McAllister also said the Chamber is in favor of filing more work visas for both high-skill and low-skill jobs, which is in contrast to Trump’s proposed action to cap work visas at an even lower amount than they are currently capped. He said that certain industries important to New England states, like tourism and hospitality, are having trouble finding people in the American workforce to fill necessary positions, and so they should be enabled to look for legal immigrant workers to fill those vacancies.
McAllister also said the Chamber was in support of increasing protection along the Mexican border, but that the Chamber did not necessarily support a border wall. He said that while more protection and vigilance about who is coming over the border was essential, performing actions like Trump did in January where he froze travel from several (mostly Islamic) countries was harmful for businesses.
“We had people that worked for these companies and may have been overseas visiting their friends and families and all of the sudden they can’t get back into the country,” he said. “We need a plan so that we know, moving forward there will be consistency. You need consistency.”
McAllister promoted the importance of supporting healthy trade with foreign countries, as he reported that there are 1,800 Rhode Island companies (1,600 of which are described as small or mid-sized businesses) that export goods outside the border, primarily to Canada and Mexico. He said that trade supports a total of 136,000 jobs in the state.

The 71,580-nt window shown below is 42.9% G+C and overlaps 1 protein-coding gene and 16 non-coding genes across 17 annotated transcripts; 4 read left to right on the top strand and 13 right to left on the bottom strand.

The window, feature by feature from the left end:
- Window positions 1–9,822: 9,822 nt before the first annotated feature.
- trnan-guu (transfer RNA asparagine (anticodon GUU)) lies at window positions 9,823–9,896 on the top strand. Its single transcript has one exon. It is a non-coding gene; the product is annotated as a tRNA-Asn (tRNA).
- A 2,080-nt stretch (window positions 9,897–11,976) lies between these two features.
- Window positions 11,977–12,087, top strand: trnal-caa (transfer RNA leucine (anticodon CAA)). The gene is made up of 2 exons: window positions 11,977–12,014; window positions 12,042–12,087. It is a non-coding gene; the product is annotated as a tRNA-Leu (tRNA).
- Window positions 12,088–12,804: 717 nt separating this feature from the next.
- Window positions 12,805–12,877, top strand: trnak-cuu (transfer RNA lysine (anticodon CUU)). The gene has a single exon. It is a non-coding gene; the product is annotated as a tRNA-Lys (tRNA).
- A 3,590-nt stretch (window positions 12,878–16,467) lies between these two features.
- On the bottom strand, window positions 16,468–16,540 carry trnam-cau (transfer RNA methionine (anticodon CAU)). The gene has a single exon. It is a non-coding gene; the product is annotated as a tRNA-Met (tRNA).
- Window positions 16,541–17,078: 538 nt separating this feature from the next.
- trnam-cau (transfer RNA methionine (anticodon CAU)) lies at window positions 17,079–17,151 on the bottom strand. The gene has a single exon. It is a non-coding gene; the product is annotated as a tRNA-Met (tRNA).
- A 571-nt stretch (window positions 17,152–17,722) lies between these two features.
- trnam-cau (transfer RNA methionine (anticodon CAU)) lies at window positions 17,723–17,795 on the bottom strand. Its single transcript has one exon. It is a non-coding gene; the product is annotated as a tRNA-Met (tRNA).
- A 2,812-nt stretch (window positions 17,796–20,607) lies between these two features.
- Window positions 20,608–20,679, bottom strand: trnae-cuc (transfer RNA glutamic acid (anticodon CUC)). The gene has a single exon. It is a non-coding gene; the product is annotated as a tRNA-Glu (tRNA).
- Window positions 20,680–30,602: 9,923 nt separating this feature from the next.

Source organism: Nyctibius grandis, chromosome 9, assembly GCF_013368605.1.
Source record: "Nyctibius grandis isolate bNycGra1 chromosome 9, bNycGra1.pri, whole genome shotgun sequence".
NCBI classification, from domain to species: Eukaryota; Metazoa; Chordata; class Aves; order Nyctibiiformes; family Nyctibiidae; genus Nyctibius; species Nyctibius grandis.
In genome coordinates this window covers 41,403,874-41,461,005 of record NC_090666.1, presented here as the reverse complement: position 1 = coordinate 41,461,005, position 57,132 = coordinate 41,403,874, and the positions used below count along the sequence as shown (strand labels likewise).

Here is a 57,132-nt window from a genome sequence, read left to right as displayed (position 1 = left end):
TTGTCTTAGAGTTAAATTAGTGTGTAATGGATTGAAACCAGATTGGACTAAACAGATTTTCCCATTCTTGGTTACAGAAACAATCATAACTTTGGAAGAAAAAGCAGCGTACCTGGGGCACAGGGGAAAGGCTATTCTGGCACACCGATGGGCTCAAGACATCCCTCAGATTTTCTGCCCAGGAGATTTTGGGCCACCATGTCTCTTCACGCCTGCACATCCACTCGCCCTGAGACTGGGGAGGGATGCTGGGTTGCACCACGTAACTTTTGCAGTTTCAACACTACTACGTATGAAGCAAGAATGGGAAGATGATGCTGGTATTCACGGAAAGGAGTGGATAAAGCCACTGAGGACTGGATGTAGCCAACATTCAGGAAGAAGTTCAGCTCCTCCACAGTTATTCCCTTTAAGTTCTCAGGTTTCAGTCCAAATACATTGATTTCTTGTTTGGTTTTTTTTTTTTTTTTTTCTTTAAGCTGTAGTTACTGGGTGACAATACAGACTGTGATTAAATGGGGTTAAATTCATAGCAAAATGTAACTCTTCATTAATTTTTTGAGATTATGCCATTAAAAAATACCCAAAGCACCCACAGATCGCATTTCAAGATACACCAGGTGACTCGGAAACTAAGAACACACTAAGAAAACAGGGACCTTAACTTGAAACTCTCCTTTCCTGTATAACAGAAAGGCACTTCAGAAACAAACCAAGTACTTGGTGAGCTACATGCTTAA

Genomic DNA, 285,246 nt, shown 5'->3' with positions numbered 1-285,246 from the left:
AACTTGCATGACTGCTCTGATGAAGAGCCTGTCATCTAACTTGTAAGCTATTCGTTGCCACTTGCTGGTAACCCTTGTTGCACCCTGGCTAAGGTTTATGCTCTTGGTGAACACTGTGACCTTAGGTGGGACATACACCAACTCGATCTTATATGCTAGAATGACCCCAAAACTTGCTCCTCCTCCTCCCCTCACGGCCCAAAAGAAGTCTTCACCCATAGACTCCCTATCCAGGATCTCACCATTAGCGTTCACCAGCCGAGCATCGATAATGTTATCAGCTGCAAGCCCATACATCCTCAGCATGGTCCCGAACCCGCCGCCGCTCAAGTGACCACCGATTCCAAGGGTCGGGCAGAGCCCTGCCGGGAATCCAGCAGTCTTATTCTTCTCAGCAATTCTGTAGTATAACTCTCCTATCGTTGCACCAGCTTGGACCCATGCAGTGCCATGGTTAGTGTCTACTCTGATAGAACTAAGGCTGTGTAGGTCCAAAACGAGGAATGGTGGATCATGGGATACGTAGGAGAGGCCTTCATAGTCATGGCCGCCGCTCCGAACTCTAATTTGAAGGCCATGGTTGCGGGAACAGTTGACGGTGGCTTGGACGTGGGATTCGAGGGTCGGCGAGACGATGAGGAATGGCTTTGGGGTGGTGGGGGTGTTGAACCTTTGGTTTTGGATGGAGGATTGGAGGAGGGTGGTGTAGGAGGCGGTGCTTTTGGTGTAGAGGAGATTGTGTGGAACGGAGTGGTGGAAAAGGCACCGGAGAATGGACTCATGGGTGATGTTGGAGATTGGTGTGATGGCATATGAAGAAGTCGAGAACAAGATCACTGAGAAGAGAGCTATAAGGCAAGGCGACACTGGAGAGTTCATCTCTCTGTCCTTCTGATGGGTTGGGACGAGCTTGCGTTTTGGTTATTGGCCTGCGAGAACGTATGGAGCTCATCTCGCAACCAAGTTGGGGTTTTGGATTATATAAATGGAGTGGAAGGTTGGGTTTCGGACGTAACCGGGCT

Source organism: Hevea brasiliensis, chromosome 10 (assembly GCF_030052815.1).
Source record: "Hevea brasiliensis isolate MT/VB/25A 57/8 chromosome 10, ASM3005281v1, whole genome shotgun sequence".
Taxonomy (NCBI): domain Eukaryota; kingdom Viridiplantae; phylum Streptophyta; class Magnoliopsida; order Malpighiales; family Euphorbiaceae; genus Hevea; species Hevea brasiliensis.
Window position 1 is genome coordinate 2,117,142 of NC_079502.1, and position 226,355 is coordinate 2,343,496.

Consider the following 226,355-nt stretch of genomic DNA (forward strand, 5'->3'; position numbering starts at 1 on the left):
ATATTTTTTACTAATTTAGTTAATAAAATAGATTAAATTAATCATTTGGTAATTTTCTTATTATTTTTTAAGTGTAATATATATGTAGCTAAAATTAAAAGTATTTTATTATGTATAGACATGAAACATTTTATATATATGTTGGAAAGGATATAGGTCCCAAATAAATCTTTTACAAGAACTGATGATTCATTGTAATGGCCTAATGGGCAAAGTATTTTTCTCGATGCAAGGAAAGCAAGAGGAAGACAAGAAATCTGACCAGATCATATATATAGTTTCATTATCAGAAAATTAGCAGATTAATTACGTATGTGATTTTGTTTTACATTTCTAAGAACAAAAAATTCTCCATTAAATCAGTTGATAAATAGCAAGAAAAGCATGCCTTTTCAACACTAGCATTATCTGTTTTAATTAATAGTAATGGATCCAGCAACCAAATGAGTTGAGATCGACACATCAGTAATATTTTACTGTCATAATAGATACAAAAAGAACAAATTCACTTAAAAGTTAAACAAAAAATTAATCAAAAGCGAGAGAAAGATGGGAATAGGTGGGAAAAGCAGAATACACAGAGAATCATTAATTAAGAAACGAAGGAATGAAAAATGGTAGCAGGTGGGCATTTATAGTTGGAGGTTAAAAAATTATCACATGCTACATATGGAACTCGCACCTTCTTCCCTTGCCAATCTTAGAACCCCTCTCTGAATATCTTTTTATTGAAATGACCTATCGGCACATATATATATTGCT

As such, McAllister said the U.S. Chamber is a staunch supporter of NAFTA, The North American Free Trade Agreement, which Trump has threatened to withdraw from if unspecified provisions of his administration are not taken into consideration.
“We understand it needs to be upgraded, we understand it needs to be modernized. When they drafted it, there was no internet, so that shows how long it has been,” McAllister said. “But we are not for ending it at all.”
McAllister said that Rhode Island suffers from an “energy crisis,” as the state ranks at or near the bottom in several categories, according to a new study released from the Chamber. These include being dead last in total energy production, second to last in renewable energy production and having the fourth-highest retail costs for electricity in the country.
For perspective, McAllister reported how the average price for energy (in cents per kilowatt hour) nationally is 10.54, but in Rhode Island it costs 16.44 – only Connecticut, Hawaii and Alaska are higher.